With recent advancements in technology, more colleges and universities have been adopting distance-learning programs. Originally, these programs were created to meet the needs of individuals who could not participate in traditional programs, including older, nontraditional students. Today, individuals from every age group and diverse background are enrolling in virtual degree and certificate programs. Online education is perfect for Generation Y, the recent college graduate that wants to continue her education, but wants to start her career too.
While online education is becoming a more normal part of society, it has faced many stigmas throughout its evolution, especially among the majority of generation-y students who grew up watching “pajama girl” on TV getting her degree without leaving her bed. It’s time to dispel the misconceptions and accept that online education is no longer the same thing as all of those TV commercials we saw growing up.
Misconception #1: Faculty do not invest much time or planning into distance learning.
According to Laurie G. Hillstock in the article “A Few Common Misconceptions about Distance Learning,” a common belief has been that professors do not need to spend as much time planning curriculum or lessons for online classes, since online students are expected to be more responsible for their own learning.
The reality is that faculty needs additional training in the technology being used for online courses and need to study effective means of delivering content. Faculties are also expected to be more available to students, quickly responding to discussion forums and weekly assignment submissions. A university study found that half of the distance learning professors polled reported that they spent 30 more hours in preparation time.
Misconception #2: Online classes are easier.
Another mistaken belief is that online classes are easier than traditional ones, and students can always complete them at their own pace.
In fact, online learning requires more self-discipline on the part of the student. There is still a syllabus and assignment deadlines that have to be met, and the top tier of distance learning programs are offered by established universities who aim to keep their online courses as rigorous as their on-campus ones. Distance learning students also still need to participate regularly in discussions, with the best online programs conducting these via live face-to-face video chats.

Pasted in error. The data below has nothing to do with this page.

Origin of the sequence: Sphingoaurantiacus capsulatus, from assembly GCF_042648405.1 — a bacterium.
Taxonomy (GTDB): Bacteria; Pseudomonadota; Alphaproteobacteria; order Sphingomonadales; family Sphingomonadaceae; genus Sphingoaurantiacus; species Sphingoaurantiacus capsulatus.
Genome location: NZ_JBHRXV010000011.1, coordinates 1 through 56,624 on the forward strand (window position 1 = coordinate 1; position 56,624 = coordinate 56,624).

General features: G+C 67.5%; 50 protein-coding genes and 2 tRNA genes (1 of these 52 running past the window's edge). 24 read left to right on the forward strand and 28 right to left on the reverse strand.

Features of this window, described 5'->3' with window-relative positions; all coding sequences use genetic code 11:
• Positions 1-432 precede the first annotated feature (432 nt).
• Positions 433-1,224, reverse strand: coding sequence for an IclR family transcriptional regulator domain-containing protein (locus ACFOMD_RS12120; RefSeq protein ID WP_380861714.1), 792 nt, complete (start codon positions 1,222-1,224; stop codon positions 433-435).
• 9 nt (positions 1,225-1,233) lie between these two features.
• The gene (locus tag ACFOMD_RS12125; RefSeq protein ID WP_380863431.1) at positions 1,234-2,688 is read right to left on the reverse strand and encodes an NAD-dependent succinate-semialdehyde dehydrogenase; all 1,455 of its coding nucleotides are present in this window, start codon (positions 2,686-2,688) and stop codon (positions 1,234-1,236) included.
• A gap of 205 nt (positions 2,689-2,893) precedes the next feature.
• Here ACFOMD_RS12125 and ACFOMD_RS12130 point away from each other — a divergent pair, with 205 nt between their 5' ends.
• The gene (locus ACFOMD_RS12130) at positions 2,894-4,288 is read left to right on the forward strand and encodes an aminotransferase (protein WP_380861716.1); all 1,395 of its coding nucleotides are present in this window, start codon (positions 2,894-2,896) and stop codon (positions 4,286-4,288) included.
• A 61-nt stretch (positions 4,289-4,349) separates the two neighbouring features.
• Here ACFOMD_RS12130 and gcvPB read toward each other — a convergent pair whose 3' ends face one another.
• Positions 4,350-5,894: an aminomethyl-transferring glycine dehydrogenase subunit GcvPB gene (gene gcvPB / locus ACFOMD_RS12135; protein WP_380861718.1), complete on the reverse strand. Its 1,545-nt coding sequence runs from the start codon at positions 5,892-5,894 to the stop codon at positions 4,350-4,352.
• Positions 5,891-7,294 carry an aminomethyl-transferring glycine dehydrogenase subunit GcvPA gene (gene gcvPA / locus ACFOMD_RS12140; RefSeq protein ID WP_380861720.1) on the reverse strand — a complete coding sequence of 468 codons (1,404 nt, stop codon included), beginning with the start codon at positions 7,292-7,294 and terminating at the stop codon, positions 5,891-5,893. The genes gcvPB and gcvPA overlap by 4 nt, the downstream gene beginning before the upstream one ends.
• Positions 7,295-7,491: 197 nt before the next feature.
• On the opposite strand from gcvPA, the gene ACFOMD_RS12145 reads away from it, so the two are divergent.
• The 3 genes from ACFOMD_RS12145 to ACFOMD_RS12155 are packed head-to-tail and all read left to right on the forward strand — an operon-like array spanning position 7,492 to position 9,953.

Misconception #3: Online classes are not as respectable as traditional programs.
For some reason, online programs have carried the stigma of being lower quality than traditional programs — yet many prestigious universities offer online courses and programs, including Stanford and Harvard.
Students today are technologically savvy and universities understand that demand. Also, by offering online classes, they can serve a talented global population, rather than just students in the nearby radius. These online offerings are from universities that are respected around the world.
One of the greatest things about distance learning is that it makes education accessible to talented students everywhere, including generation-y workers who may have been working at a company for a year, but would like to purse a degree at the same time. It is also well suited to different learning styles and students who do not feel challenged enough by traditional education. As more virtual schools open up at every educational level, it is no doubt that distance learning and online education will soon gain the respect that it so rightfully deserves and that these misconceptions will be washed away.
Author Bio: Joshua John currently works in community relations for the University of Southern California’s Virtual Master of Social Work program, which provides social workers the opportunity to earn an online social work degree and apply for a social work license. He also loves gadgets, movies, and all things Batman. You can follow him on twitter: @joshuavjohn.
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